Gina Apostol is a novelist who lives in New York City, western Massachusetts, and Manila. She was the Bennett Fellow, writer-in-residence at Phillips Exeter Academy, when she finished the first draft of Gun Dealers’ Daughter in 1998. A disappearance, and the silence of years, passed before she returned to the novel in 2009. In furious revision after six weeks in the hills of Umbria, in residual fervor after a faultless residency at Civitella Ranieri, she overhauled that eleven-year-old draft, finding her story’s structure in the arc of a V and the absence of her daughter, gone to college, whom she missed that fall. Eleven years has been par for the course among the novels she has written: most of Bibliolepsy was written during the riotous years after Ninoy Aquino’s murder, the assassination that led to the ouster of the Marcoses, the years 1985-1986, but the novel was not done until ten years later, 1996. The Revolution According to Raymundo Mata was stillborn one spring night in 1998. It came to life and was published in 2009, a miraculous resurrection. It is not exactly clear how a novel comes to be—but it should be a matter of hope for those who wish to write that yes: it happens. It must.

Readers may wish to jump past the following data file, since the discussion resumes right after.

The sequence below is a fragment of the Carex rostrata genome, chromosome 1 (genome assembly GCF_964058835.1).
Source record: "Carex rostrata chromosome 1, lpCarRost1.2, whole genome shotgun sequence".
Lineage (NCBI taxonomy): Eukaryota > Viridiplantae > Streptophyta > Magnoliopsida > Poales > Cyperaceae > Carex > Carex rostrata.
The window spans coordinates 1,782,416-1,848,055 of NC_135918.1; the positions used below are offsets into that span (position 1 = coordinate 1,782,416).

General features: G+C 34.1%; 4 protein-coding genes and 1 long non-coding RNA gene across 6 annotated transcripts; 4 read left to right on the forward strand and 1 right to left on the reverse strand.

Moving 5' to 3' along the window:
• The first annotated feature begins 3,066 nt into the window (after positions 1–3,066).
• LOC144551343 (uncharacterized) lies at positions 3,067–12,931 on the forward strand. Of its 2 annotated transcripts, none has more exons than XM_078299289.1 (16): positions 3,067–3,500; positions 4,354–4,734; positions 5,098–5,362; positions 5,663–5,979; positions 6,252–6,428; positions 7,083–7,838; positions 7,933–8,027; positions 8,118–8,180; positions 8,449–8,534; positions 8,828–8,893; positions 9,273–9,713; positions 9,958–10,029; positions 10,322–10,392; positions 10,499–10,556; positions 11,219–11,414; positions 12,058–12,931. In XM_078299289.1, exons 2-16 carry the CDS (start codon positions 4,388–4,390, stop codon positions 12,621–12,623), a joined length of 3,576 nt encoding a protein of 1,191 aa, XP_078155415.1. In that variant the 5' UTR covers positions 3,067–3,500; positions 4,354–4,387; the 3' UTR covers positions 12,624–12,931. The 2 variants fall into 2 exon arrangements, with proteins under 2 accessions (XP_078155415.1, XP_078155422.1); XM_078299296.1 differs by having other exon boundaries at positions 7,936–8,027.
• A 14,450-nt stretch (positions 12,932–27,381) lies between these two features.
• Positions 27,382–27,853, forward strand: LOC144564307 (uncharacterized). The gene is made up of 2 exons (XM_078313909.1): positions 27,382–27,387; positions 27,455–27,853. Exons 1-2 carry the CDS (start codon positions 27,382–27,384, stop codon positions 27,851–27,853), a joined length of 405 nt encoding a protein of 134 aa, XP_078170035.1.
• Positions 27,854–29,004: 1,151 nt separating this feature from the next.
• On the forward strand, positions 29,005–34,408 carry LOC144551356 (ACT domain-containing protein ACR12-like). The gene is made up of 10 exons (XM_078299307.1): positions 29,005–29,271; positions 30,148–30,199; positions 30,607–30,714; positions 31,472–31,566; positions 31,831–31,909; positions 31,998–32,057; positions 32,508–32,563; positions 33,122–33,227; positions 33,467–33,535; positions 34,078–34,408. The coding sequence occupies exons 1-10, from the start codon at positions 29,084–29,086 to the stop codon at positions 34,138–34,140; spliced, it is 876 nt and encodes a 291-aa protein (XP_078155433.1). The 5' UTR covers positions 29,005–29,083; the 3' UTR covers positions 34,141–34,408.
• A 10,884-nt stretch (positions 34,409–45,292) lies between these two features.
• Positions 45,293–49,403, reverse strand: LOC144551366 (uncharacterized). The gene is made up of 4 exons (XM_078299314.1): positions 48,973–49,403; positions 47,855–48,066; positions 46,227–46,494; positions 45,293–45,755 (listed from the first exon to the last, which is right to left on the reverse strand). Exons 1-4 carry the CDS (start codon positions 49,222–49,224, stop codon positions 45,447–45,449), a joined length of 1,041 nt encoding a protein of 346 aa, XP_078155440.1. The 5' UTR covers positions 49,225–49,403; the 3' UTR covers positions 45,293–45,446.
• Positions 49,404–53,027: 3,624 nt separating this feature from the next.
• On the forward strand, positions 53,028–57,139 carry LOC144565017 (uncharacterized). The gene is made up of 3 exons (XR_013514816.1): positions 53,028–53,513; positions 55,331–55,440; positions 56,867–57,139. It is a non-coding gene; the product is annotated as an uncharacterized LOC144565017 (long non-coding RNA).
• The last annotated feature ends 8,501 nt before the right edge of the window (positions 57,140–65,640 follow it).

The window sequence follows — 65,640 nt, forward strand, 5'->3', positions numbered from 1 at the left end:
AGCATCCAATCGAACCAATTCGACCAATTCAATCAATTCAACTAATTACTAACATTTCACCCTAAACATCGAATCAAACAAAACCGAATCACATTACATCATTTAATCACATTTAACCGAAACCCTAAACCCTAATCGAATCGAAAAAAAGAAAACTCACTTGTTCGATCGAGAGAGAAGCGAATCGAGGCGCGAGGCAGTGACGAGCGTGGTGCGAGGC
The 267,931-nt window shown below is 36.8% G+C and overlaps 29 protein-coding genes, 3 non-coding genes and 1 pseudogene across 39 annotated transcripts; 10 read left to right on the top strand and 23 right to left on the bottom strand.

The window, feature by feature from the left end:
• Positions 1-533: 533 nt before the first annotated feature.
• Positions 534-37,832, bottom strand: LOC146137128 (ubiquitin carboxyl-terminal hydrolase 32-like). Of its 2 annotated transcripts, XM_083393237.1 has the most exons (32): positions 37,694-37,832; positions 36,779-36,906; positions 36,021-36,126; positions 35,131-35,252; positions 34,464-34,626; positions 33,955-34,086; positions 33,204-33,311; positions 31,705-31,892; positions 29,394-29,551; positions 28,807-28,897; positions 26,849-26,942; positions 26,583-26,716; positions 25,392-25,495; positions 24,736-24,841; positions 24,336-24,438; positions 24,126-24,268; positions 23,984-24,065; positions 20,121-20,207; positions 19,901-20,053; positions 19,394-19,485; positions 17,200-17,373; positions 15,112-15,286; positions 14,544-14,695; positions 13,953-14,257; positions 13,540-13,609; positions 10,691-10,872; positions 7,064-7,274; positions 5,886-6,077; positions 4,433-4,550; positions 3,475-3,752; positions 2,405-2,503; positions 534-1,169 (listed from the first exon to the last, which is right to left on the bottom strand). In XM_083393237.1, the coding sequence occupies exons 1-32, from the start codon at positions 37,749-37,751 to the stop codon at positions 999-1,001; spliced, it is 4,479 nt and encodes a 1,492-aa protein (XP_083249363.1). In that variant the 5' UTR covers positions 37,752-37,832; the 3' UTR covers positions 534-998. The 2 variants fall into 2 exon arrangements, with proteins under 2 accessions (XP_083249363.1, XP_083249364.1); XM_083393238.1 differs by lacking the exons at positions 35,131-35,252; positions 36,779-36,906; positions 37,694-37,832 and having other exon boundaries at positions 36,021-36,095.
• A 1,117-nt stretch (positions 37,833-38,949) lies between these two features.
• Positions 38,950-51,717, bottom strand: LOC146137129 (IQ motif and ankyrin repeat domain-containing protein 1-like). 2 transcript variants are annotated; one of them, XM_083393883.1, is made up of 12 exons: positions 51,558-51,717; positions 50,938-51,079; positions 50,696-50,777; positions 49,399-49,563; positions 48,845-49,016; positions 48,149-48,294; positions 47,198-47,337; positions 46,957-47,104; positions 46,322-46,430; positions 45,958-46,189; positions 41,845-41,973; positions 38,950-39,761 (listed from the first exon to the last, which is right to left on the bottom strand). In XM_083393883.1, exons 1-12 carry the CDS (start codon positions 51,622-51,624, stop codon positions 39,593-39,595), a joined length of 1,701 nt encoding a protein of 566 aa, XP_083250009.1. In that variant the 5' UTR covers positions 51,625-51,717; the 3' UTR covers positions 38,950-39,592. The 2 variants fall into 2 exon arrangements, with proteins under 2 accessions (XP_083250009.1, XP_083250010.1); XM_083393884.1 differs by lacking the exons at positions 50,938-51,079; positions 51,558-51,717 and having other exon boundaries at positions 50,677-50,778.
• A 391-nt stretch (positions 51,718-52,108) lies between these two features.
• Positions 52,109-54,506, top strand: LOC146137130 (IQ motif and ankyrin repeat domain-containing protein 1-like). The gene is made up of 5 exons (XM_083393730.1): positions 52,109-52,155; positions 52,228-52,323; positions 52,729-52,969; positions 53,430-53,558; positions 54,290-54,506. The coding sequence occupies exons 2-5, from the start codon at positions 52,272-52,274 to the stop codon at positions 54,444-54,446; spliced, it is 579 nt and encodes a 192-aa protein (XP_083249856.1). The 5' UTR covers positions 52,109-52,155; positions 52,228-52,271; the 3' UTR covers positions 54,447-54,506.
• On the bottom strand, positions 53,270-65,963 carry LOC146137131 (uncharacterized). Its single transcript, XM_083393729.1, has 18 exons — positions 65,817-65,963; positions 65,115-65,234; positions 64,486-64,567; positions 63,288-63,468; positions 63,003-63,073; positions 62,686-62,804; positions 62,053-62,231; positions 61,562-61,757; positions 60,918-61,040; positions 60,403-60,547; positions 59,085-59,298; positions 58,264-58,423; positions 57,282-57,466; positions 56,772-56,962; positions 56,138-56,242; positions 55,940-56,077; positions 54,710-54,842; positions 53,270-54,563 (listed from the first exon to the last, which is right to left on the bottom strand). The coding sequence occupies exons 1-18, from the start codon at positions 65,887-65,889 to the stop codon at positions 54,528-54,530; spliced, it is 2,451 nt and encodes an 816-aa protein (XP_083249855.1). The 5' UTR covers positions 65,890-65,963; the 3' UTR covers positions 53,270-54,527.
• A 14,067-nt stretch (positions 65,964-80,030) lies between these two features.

Gina Apostol’s first two novels, Bibliolepsy (University of the Philippines Press) and The Revolution According to Raymundo Mata (Anvil Publishing), each won the Philippine National Book Award for Fiction (1997 and 2010). A collection of stories, Cunanan’s Wake and Other Stories, was runner up for the Prairie Schooner Fiction Prize in 2006. Excerpts from her novel in progress, The Unintended, appear in The Massachusetts Review, Winter 2011, and will be published in the anthology Manila Noir (Akashic Press), edited by Jessica Hagedorn. Her stories have appeared in The Gettysburg Review, among other journals, and in the anthologies Charlie Chan is Dead, Volume 2 (NY: Penguin); The Thirdest World (NY: Factory School); Flippin’: Filipino Writers on America (NY: Asian American Writers Workshop); Juncture: 25 Excellent Stories and 12 Very Good Drawings (NY: Soft Skull Press); Babaylan: Filipina and Filipina American Fiction (San Francisco: Aunt Lute Press), and Balikbayan: Contemporanei storie filipini (Ossigene: Milan). Her third novel, Gun Dealers’ Daughter, also published by Anvil Manila, debuts in America from W.W. Norton in June 2012.